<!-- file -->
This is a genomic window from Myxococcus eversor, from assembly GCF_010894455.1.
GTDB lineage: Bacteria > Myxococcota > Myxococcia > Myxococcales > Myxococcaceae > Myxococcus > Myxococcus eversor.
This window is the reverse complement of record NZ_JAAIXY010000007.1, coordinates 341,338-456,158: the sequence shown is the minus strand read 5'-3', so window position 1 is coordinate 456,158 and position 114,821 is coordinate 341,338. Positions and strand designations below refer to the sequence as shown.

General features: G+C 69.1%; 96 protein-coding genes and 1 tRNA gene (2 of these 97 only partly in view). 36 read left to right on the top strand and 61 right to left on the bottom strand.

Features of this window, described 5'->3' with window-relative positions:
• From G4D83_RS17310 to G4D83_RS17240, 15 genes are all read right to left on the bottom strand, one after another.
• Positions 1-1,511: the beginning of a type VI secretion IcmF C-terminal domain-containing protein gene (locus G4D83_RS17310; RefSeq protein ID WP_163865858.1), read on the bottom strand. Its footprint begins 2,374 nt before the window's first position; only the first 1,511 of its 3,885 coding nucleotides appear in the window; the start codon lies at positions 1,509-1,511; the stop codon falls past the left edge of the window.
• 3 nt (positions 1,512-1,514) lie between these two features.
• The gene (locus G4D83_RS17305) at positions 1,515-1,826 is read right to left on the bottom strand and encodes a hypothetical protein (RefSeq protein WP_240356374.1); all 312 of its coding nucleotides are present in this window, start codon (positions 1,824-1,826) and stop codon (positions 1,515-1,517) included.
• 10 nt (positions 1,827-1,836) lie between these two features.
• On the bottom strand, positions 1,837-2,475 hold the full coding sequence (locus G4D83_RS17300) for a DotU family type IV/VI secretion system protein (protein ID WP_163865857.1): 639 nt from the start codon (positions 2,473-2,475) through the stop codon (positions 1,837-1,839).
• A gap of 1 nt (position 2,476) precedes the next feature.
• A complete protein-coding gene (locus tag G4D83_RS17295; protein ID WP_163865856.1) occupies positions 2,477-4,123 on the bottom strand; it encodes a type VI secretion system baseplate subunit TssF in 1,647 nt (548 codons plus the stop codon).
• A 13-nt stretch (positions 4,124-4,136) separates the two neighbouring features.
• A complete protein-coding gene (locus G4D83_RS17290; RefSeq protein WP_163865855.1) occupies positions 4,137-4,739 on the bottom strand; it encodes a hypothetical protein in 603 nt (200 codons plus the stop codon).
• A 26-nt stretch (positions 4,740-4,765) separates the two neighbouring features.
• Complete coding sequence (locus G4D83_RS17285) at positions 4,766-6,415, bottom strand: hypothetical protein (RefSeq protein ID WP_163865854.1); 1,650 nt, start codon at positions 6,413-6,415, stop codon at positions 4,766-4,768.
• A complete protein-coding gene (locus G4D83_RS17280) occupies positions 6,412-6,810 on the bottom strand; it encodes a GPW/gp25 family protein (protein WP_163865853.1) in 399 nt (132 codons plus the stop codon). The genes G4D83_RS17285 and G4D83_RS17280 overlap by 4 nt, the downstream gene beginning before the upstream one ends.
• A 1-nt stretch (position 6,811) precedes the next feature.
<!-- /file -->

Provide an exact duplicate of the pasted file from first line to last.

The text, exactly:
This is a genomic window from Myxococcus eversor, from assembly GCF_010894455.1.
GTDB lineage: Bacteria > Myxococcota > Myxococcia > Myxococcales > Myxococcaceae > Myxococcus > Myxococcus eversor.
This window is the reverse complement of record NZ_JAAIXY010000007.1, coordinates 341,338-456,158: the sequence shown is the minus strand read 5'-3', so window position 1 is coordinate 456,158 and position 114,821 is coordinate 341,338. Positions and strand designations below refer to the sequence as shown.

General features: G+C 69.1%; 96 protein-coding genes and 1 tRNA gene (2 of these 97 only partly in view). 36 read left to right on the top strand and 61 right to left on the bottom strand.

Features of this window, described 5'->3' with window-relative positions:
• From G4D83_RS17310 to G4D83_RS17240, 15 genes are all read right to left on the bottom strand, one after another.
• Positions 1-1,511: the beginning of a type VI secretion IcmF C-terminal domain-containing protein gene (locus G4D83_RS17310; RefSeq protein ID WP_163865858.1), read on the bottom strand. Its footprint begins 2,374 nt before the window's first position; only the first 1,511 of its 3,885 coding nucleotides appear in the window; the start codon lies at positions 1,509-1,511; the stop codon falls past the left edge of the window.
• 3 nt (positions 1,512-1,514) lie between these two features.
• The gene (locus G4D83_RS17305) at positions 1,515-1,826 is read right to left on the bottom strand and encodes a hypothetical protein (RefSeq protein WP_240356374.1); all 312 of its coding nucleotides are present in this window, start codon (positions 1,824-1,826) and stop codon (positions 1,515-1,517) included.
• 10 nt (positions 1,827-1,836) lie between these two features.
• On the bottom strand, positions 1,837-2,475 hold the full coding sequence (locus G4D83_RS17300) for a DotU family type IV/VI secretion system protein (protein ID WP_163865857.1): 639 nt from the start codon (positions 2,473-2,475) through the stop codon (positions 1,837-1,839).
• A gap of 1 nt (position 2,476) precedes the next feature.
• A complete protein-coding gene (locus tag G4D83_RS17295; protein ID WP_163865856.1) occupies positions 2,477-4,123 on the bottom strand; it encodes a type VI secretion system baseplate subunit TssF in 1,647 nt (548 codons plus the stop codon).
• A 13-nt stretch (positions 4,124-4,136) separates the two neighbouring features.
• A complete protein-coding gene (locus G4D83_RS17290; RefSeq protein WP_163865855.1) occupies positions 4,137-4,739 on the bottom strand; it encodes a hypothetical protein in 603 nt (200 codons plus the stop codon).
• A 26-nt stretch (positions 4,740-4,765) separates the two neighbouring features.
• Complete coding sequence (locus G4D83_RS17285) at positions 4,766-6,415, bottom strand: hypothetical protein (RefSeq protein ID WP_163865854.1); 1,650 nt, start codon at positions 6,413-6,415, stop codon at positions 4,766-4,768.
• A complete protein-coding gene (locus G4D83_RS17280) occupies positions 6,412-6,810 on the bottom strand; it encodes a GPW/gp25 family protein (protein WP_163865853.1) in 399 nt (132 codons plus the stop codon). The genes G4D83_RS17285 and G4D83_RS17280 overlap by 4 nt, the downstream gene beginning before the upstream one ends.
• A 1-nt stretch (position 6,811) precedes the next feature.